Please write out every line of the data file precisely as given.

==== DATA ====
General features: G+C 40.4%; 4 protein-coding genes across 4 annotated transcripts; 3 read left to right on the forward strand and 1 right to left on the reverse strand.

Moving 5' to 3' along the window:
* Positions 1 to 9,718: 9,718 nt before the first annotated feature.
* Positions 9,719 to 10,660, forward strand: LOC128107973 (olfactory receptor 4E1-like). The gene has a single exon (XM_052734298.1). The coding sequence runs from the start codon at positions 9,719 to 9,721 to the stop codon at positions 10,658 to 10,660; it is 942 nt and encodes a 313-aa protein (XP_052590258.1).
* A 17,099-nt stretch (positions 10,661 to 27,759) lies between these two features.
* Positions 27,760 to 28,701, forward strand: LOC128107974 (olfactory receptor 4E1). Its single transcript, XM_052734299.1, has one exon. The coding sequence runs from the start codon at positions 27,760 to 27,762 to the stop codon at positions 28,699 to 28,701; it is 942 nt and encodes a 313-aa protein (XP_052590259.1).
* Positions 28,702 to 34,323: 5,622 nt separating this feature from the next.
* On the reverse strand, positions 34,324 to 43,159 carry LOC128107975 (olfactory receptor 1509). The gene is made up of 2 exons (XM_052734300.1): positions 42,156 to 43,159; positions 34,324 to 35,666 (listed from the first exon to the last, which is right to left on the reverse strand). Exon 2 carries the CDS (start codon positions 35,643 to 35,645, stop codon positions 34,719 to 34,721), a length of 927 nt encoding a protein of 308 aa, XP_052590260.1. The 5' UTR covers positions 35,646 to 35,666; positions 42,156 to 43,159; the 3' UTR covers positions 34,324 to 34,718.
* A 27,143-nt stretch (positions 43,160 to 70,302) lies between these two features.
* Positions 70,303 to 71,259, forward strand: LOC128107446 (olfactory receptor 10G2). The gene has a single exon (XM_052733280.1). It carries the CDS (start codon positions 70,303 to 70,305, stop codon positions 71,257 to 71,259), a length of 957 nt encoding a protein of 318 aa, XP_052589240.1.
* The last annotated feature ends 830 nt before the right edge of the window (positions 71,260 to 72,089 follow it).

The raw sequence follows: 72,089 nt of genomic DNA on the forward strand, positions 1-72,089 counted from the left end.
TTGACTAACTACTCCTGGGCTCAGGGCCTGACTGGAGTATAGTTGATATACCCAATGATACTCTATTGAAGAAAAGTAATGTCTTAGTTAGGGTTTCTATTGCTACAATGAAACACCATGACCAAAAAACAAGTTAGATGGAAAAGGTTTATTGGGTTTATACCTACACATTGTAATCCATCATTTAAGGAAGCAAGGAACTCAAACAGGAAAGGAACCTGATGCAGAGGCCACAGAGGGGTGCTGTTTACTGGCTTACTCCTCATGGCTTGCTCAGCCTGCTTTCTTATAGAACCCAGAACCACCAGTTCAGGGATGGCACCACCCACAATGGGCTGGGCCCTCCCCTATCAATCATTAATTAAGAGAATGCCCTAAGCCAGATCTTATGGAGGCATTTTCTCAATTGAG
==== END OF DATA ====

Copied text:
General features: G+C 40.4%; 4 protein-coding genes across 4 annotated transcripts; 3 read left to right on the forward strand and 1 right to left on the reverse strand.

Moving 5' to 3' along the window:
* Positions 1 to 9,718: 9,718 nt before the first annotated feature.
* Positions 9,719 to 10,660, forward strand: LOC128107973 (olfactory receptor 4E1-like). The gene has a single exon (XM_052734298.1). The coding sequence runs from the start codon at positions 9,719 to 9,721 to the stop codon at positions 10,658 to 10,660; it is 942 nt and encodes a 313-aa protein (XP_052590258.1).
* A 17,099-nt stretch (positions 10,661 to 27,759) lies between these two features.
* Positions 27,760 to 28,701, forward strand: LOC128107974 (olfactory receptor 4E1). Its single transcript, XM_052734299.1, has one exon. The coding sequence runs from the start codon at positions 27,760 to 27,762 to the stop codon at positions 28,699 to 28,701; it is 942 nt and encodes a 313-aa protein (XP_052590259.1).
* Positions 28,702 to 34,323: 5,622 nt separating this feature from the next.
* On the reverse strand, positions 34,324 to 43,159 carry LOC128107975 (olfactory receptor 1509). The gene is made up of 2 exons (XM_052734300.1): positions 42,156 to 43,159; positions 34,324 to 35,666 (listed from the first exon to the last, which is right to left on the reverse strand). Exon 2 carries the CDS (start codon positions 35,643 to 35,645, stop codon positions 34,719 to 34,721), a length of 927 nt encoding a protein of 308 aa, XP_052590260.1. The 5' UTR covers positions 35,646 to 35,666; positions 42,156 to 43,159; the 3' UTR covers positions 34,324 to 34,718.
* A 27,143-nt stretch (positions 43,160 to 70,302) lies between these two features.
* Positions 70,303 to 71,259, forward strand: LOC128107446 (olfactory receptor 10G2). The gene has a single exon (XM_052733280.1). It carries the CDS (start codon positions 70,303 to 70,305, stop codon positions 71,257 to 71,259), a length of 957 nt encoding a protein of 318 aa, XP_052589240.1.
* The last annotated feature ends 830 nt before the right edge of the window (positions 71,260 to 72,089 follow it).

The raw sequence follows: 72,089 nt of genomic DNA on the forward strand, positions 1-72,089 counted from the left end.
TTGACTAACTACTCCTGGGCTCAGGGCCTGACTGGAGTATAGTTGATATACCCAATGATACTCTATTGAAGAAAAGTAATGTCTTAGTTAGGGTTTCTATTGCTACAATGAAACACCATGACCAAAAAACAAGTTAGATGGAAAAGGTTTATTGGGTTTATACCTACACATTGTAATCCATCATTTAAGGAAGCAAGGAACTCAAACAGGAAAGGAACCTGATGCAGAGGCCACAGAGGGGTGCTGTTTACTGGCTTACTCCTCATGGCTTGCTCAGCCTGCTTTCTTATAGAACCCAGAACCACCAGTTCAGGGATGGCACCACCCACAATGGGCTGGGCCCTCCCCTATCAATCATTAATTAAGAGAATGCCCTAAGCCAGATCTTATGGAGGCATTTTCTCAATTGAG